Another downtown business affected by the construction is Private Gallery, an apparel store located on Clayton Street. When asked about the construction, employee Jordan Garner was not happy about the noise surrounding the work but agreed that Clayton Street needed street and sidewalk improvements.

“Once this is all done, I think we will have more customers stopping by the store and all other stores on Clayton in general,” Garner said.

When asked about the SunTrust building redevelopment Garner added “When people live downtown they are more likely to shop downtown as well. I hope we will gain some more customers as people move towards downtown.”

The new apartments, along with street improvements, also have Cat Bobon, owner of Cillies Clothing, hopeful for the future of her business.

“It’s a pain now since the construction is taking up parking spaces, but I know it will eventually be for the best. I haven’t had many customers today, but hopefully that changes soon,” Bobon said.

Cillies Clothing is a vintage store located on Clayton Street, and while the business profits on customers buying clothing and accessories from the store, they also count on customers to sell the store their gently used apparel.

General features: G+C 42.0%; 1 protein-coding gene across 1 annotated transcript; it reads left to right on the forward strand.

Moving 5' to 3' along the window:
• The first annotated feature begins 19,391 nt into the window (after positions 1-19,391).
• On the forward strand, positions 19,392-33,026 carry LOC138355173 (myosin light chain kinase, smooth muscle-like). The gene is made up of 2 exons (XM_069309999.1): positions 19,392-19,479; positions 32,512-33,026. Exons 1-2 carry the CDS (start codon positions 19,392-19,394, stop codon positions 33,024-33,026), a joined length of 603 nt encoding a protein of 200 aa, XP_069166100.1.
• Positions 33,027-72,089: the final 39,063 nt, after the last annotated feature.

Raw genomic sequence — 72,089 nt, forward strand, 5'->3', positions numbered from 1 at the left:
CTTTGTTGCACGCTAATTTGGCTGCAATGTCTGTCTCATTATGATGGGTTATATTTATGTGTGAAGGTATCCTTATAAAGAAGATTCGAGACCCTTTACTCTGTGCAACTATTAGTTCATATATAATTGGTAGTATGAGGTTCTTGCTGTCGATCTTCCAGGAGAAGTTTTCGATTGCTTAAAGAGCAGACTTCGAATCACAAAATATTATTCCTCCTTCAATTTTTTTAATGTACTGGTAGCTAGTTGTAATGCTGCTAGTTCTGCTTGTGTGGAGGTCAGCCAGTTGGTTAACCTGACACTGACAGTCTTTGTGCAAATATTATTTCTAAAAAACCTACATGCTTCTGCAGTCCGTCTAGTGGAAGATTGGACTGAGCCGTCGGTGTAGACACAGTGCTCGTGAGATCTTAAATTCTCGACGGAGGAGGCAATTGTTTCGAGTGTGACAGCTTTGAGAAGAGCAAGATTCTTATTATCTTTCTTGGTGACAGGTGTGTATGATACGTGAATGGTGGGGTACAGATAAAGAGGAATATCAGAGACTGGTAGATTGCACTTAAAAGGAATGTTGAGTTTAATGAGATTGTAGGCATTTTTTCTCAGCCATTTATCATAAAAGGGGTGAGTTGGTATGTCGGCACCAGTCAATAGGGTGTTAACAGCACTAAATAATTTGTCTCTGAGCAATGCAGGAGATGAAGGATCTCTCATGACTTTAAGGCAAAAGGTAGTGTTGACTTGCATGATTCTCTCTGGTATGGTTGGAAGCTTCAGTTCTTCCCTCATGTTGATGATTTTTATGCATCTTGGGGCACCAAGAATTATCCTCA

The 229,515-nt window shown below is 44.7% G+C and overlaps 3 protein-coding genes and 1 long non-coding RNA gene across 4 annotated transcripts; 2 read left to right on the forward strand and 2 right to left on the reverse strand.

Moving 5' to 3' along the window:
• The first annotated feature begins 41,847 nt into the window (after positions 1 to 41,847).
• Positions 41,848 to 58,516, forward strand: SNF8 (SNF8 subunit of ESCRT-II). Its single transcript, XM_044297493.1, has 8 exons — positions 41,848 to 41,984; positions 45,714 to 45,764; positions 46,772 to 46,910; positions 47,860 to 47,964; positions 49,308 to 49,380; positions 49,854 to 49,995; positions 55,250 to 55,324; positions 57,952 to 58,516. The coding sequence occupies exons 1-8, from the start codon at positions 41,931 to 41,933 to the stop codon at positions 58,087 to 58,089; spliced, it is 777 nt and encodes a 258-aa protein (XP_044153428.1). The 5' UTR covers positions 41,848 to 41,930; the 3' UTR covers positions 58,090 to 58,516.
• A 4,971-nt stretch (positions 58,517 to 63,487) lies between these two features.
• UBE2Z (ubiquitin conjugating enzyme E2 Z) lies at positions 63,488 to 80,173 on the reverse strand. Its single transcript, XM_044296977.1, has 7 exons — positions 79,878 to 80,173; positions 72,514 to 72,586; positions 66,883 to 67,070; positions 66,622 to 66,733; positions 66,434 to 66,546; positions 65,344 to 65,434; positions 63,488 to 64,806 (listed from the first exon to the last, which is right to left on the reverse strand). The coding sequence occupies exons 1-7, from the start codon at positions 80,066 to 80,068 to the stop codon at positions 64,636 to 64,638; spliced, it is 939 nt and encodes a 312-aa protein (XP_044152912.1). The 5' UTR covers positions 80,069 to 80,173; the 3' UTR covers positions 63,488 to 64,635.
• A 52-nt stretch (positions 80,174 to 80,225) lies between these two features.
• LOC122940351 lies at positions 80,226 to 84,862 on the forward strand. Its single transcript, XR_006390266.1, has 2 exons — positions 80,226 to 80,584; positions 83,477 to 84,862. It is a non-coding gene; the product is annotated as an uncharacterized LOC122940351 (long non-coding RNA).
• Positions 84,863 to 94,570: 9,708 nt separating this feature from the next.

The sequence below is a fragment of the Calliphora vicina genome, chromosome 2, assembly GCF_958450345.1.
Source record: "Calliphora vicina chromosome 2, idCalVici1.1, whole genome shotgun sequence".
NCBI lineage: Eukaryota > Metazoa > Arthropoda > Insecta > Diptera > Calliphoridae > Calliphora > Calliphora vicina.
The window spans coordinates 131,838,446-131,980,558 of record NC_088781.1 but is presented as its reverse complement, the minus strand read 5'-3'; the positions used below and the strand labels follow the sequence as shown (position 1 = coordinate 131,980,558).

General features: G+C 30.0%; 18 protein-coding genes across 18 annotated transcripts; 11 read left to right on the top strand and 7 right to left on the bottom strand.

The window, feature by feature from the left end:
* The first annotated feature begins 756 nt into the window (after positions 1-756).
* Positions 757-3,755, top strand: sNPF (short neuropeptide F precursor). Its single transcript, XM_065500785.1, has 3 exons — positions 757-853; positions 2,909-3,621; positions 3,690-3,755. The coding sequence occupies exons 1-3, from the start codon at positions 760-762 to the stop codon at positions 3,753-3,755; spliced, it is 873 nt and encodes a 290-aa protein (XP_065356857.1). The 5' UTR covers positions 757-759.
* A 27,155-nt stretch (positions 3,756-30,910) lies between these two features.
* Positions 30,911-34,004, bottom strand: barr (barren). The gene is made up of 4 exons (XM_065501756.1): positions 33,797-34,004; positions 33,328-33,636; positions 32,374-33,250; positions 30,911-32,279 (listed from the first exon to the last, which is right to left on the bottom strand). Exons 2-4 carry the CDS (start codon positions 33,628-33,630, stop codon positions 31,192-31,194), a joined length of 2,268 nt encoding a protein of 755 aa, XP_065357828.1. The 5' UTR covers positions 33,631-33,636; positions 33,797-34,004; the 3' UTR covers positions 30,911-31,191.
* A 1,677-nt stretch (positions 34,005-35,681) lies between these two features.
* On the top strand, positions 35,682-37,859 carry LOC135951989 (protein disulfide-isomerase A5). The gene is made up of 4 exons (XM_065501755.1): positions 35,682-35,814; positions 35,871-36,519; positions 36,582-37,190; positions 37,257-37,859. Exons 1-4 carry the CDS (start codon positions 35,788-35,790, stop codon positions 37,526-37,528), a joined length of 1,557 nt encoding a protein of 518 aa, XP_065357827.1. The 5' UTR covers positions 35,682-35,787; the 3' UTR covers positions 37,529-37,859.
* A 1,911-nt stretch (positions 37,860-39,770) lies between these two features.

Although this is the largest construction to take place recently in downtown Athens, if businesses and pedestrians can cooperate with the construction, they will ultimately benefit. While businesses may be beginning to experience a loss now, that loss is seen as temporary and business owners can expect to return to normal or better after construction completion.

“More people living downtown just means more opportunities [for the business] to buy and sell, which is always a good thing,” Bobon says. “And once the street is in better shape, even more people will want to come shop on Clayton.”